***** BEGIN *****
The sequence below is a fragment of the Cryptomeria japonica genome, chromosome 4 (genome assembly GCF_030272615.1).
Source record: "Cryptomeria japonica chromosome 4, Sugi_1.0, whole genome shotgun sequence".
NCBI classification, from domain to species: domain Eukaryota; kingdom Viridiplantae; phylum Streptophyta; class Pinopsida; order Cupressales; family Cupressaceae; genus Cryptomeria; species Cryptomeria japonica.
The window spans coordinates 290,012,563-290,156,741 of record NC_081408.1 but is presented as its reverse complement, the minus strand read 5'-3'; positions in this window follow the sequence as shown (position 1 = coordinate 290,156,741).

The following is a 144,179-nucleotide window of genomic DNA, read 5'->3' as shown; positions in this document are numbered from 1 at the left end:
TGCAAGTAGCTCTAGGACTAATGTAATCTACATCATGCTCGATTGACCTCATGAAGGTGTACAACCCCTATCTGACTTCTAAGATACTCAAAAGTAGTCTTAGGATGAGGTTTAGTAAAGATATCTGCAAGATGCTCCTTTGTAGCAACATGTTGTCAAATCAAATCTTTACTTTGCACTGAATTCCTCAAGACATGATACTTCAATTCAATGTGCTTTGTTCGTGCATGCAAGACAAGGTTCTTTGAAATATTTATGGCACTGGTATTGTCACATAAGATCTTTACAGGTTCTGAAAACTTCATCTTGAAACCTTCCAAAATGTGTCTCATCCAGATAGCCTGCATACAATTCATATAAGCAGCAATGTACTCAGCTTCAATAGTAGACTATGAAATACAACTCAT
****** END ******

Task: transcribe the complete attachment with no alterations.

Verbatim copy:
The sequence below is a fragment of the Cryptomeria japonica genome, chromosome 4 (genome assembly GCF_030272615.1).
Source record: "Cryptomeria japonica chromosome 4, Sugi_1.0, whole genome shotgun sequence".
NCBI classification, from domain to species: domain Eukaryota; kingdom Viridiplantae; phylum Streptophyta; class Pinopsida; order Cupressales; family Cupressaceae; genus Cryptomeria; species Cryptomeria japonica.
The window spans coordinates 290,012,563-290,156,741 of record NC_081408.1 but is presented as its reverse complement, the minus strand read 5'-3'; positions in this window follow the sequence as shown (position 1 = coordinate 290,156,741).

The following is a 144,179-nucleotide window of genomic DNA, read 5'->3' as shown; positions in this document are numbered from 1 at the left end:
TGCAAGTAGCTCTAGGACTAATGTAATCTACATCATGCTCGATTGACCTCATGAAGGTGTACAACCCCTATCTGACTTCTAAGATACTCAAAAGTAGTCTTAGGATGAGGTTTAGTAAAGATATCTGCAAGATGCTCCTTTGTAGCAACATGTTGTCAAATCAAATCTTTACTTTGCACTGAATTCCTCAAGACATGATACTTCAATTCAATGTGCTTTGTTCGTGCATGCAAGACAAGGTTCTTTGAAATATTTATGGCACTGGTATTGTCACATAAGATCTTTACAGGTTCTGAAAACTTCATCTTGAAACCTTCCAAAATGTGTCTCATCCAGATAGCCTGCATACAATTCATATAAGCAGCAATGTACTCAGCTTCAATAGTAGACTATGAAATACAACTCAT